The memorial service will be held Sunday afternoon at 2:30 o'clock at Grace Episcopal Church. The rector Rev. L. Harold Henrichs will officiate. It has been requested that no flowers be sent.

Both Capt. John W. Holland and 1st Lt. P.W. Vaught of the Fifth Marines spoke of the young marine's courage and his sense of duty in their letters to Mr. and Mrs. Dunthorn.

Capt. Holland wrote: "As Bruce's commanding officer, I always found him not only ready and willing to do his own tasks but also eager to go out of his way to help on odd jobs. It was the same spirit of unselfishness that brought him to his untimely death.

"A letter from Lt. Vaught, Bruce's platoon leader, accompanies this note of mine and gives some of the circumstances you may wish to know. However, he failed to say that Bruce volunteered to carry the important message back to us. I can only re-emphasize that Bruce's bravery and sense of duty will not be forgotten. You may rest assured that Bruce was laid to rest with full religious rites and ceremonies in a cemetery which houses other buddies of ours who have passed on."

On Special Mission

Lt. Vaught wrote that he had known Bruce for a year and saw in him a young man of high intelligence, common sense, versatility and ambition - a young man with great possibilities. "The work he had done while in combat this time," he went on to say, "had been in keeping with his character. The day, January 25, that he met  .... <<Copy missing>> .... duty has not gone unnoticed and shall never be forgotten. Such men, as he are those we call the unsung heroes."

Twenty-two years old at the time of his death, Bruce had entered the day after Pearl Harbor. While in New Caledonia, he had suffered a broken wrist and had been left behind while his buddies had gone on to Guadalcanal. A few days later he stowed away on a bomber and joined his unit, remaining with them until they were evacuated to Australia. Of this act, Sgt. Nicholas Seminick, U.S.M.C., wrote to Mrs. and Mrs. Dunthorn:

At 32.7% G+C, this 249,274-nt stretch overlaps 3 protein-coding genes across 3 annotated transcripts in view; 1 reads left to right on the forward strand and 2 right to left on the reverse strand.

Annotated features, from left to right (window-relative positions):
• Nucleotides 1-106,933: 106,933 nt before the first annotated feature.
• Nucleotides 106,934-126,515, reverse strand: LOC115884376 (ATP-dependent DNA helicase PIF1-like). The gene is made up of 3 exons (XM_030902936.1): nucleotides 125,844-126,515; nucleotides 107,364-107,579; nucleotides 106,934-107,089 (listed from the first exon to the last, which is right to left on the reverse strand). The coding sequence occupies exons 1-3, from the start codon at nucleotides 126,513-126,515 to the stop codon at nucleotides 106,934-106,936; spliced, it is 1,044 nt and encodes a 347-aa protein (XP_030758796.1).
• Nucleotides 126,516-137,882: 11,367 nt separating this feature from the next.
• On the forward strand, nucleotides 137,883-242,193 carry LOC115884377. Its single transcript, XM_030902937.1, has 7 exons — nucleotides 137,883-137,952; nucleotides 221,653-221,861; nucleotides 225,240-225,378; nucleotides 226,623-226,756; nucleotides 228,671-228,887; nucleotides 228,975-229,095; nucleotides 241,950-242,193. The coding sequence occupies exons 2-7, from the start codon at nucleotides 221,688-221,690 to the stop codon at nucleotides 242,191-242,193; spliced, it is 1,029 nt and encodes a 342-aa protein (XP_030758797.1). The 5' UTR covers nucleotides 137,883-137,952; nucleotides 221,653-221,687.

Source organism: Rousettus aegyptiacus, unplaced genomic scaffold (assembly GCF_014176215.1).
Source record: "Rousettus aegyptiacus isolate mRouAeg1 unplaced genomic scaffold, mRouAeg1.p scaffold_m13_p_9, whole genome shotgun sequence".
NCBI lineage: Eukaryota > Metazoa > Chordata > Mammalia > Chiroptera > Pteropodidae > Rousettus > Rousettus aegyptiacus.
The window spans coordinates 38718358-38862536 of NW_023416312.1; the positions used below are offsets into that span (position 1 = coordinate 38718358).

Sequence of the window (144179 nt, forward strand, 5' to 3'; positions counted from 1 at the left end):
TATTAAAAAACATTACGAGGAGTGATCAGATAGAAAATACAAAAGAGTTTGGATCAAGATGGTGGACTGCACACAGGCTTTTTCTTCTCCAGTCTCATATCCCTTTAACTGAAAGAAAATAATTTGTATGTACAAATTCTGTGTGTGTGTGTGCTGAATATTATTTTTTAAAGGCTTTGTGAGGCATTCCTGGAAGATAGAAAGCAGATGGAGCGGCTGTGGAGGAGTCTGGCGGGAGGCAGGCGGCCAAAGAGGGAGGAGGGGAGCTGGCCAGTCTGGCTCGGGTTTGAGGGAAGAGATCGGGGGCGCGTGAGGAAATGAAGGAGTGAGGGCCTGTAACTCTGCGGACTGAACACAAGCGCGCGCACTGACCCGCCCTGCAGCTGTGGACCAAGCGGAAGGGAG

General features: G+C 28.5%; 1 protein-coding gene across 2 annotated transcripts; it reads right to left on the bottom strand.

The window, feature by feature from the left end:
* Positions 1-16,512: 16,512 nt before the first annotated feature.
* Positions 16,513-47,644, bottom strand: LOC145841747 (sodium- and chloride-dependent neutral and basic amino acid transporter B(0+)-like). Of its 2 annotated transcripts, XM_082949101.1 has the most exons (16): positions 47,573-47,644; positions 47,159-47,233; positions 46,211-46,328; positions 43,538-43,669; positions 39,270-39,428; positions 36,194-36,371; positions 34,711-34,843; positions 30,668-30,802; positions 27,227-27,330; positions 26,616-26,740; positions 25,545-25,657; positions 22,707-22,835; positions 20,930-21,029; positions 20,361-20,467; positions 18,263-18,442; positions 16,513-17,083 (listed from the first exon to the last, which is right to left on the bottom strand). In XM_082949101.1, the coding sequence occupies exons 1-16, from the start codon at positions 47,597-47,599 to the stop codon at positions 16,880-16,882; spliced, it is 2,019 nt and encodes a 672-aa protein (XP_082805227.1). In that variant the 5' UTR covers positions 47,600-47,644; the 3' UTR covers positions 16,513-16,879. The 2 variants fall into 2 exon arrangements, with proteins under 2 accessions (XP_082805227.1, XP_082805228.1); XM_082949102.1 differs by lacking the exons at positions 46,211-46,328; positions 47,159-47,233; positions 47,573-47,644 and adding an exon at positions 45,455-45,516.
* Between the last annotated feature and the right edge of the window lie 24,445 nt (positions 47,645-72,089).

"When he stowed away on that plane to go to Guadalcanal he was admired by everyone who had heard of it, especially the men in my company. We in the Marine Corps don't like to say that he was killed. We like to think that he has taken a long furlough. A Marine never dies."


Cecil Bruce Dunthorn

U.S. Marine Corps

Nutley, NJ

Mr. Donald Dunthorn, Cousin


Pfc. Cecil B. Dunthorn

Branch of Service: U.S. Marine Corps
Hometown: Nutley, NJ
Status: KIA

From The Nutley Sun

March 3, 1944

Informed of Son's Death
In Action In South Pacific

March 10, 1944

Comrades Laud Marine For
Whom Service Is Planned

American Legion Post 70 Memorial

National World War II Memorial

World War II Honor List of Dead and Missing,
State of New Jersey, War Dept. June 1946

And Some Gave All

The Rutgers Oral History Archives

Patricia & Byron Dunthorn

Debbe Bieber

Please let us know if you have access to a copy of this book

SEMPER FIDELIS The U.S Marines in the Pacific -1942-1945
edited and arranged by Captain Patrick O'Sheel, USMCR
and Staff Sergeant Gene Cook,USMCR
published by Willam Sloane Associates, Inc., New York
Copyright, 1947 by William Sloane Associates, Inc.  Second Printing.

The story about Bruce Dunthorn is under the section called  THE MEN and is called INCIDENT AT NATAMO  by Second Lieutenant Gerald A. Waindel, on Pages 173-177.